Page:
OTTAWA — Foreign Affairs Minister Chrystia Freeland played down expectations as she prepared to meet in Washington with Trump trade czar Robert Lighthizer in a renewed push to get punitive steel and aluminum tariffs lifted.
"It is never wise to predict how long any negotiation will take," Freeland told reporters in Toronto on Tuesday, ahead of her Wednesday meeting at the Office of the United States Trade Representative in Washington.
Freeland will also venture to Capitol Hill for a meeting with the influential Republican chair of the Senate finance committee, Iowa Sen. Chuck Grassley, who expressed optimism earlier Tuesday that the tariffs that he, too, opposes might soon be lifted.
Freeland reiterated that since Canada, the U.S. and Mexico have successfully renegotiated a new continental trade pact — one that still needs to be ratified in all three countries — it is time for the tariffs to be lifted "for the competitiveness of our entire continent."
"We believe it is important now more than ever to re-establish free trade in steel and aluminum between Canada and the United States," she said.
A senior government source said Tuesday, speaking on the condition of anonymity because of the sensitivity of the ongoing dispute, that the government will continue to lobby very assertively for the lifting of the tariffs.
"We're at a point where we need to do everything we can and talk to everyone we can about why we see these as unjust," said the source.
The meetings come after a pair of telephone calls on consecutive days late last week between President Donald Trump and Prime Minister Justin Trudeau, in which the controversial 25-per-cent duty on Canadian steel and 10-per-cent levy on aluminum was a major subject of conversation. Trudeau also talked to Vice-President Mike Pence about them on Tuesday.
"The prime minister raised the issue of U.S. steel and aluminum tariffs and stressed the importance of their removal," said a summary of that call from Trudeau's office. He and Pence "also exchanged views on the ratification of the new North American Free Trade Agreement."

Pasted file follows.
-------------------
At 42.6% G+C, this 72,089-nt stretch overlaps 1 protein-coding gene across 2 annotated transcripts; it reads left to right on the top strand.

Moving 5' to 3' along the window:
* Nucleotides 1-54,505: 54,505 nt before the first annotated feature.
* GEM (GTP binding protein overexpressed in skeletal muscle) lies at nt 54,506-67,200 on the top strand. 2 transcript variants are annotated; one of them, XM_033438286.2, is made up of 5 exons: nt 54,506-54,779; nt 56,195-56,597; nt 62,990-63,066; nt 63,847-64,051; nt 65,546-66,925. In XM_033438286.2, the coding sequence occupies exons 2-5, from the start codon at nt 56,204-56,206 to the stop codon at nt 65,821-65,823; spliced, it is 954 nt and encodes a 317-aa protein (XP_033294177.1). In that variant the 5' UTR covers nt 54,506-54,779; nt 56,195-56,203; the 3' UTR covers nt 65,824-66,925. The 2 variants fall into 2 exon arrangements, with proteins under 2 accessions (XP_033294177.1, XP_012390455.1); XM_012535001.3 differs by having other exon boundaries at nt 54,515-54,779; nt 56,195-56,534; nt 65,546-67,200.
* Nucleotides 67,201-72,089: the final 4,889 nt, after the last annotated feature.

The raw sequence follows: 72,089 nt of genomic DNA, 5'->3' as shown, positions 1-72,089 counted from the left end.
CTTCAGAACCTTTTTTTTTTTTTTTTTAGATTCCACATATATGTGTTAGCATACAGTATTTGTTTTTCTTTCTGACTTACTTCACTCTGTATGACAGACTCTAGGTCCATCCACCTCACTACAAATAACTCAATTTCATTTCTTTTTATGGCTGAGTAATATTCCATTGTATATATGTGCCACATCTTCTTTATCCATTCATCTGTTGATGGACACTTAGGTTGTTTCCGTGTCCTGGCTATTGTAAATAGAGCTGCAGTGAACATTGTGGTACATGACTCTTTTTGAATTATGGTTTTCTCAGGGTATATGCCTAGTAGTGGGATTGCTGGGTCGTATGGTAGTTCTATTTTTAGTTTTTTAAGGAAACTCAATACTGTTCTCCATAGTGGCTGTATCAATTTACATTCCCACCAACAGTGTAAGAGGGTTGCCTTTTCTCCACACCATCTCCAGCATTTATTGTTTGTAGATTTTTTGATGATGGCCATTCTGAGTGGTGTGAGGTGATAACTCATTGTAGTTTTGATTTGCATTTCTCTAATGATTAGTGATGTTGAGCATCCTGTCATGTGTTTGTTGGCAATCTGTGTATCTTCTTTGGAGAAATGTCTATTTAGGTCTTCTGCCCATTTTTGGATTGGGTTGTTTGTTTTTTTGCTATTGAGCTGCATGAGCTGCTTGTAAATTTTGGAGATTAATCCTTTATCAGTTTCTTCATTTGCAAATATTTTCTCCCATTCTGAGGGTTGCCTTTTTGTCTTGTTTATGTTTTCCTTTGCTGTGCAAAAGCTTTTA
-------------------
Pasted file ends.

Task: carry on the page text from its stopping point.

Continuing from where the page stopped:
Grassley suggested to reporters in a conference call that an end to the tariffs might be close. Last month, Grassley tweeted that Trump must remove the tariffs before the new North American trade deal can be ratified.
Trump imposed them in the first place using a section of U.S. trade law that gives the president powers to put duties on imports on national-security grounds.
Freeland, Trudeau and others in Canadian government have derided the tariffs as absurd, illegal and insulting.
But Freeland has said she's heartened by the recent comments of both Republican and Democratic American lawmakers who say the new North American trade agreement that includes Mexico can't be ratified with the "Section 232" tariffs in place.
"Comments like Grassley's are indicative of a broader view held by many in Congress about the need to lift the tariffs before the new NAFTA ratifying legislation can move forward, particularly in the U.S.," the source said Tuesday.
John Manley, a former Canadian foreign-affairs minister who was recently the head of the Business Council of Canada, said nothing is certain but uncertainty itself when it comes to dealing with the Trump administration, and that includes the possibility of the tariffs being lifted any time soon.
"I'll believe it when I see it," Manley said in an interview.
Mike Blanchfield, The Canadian Press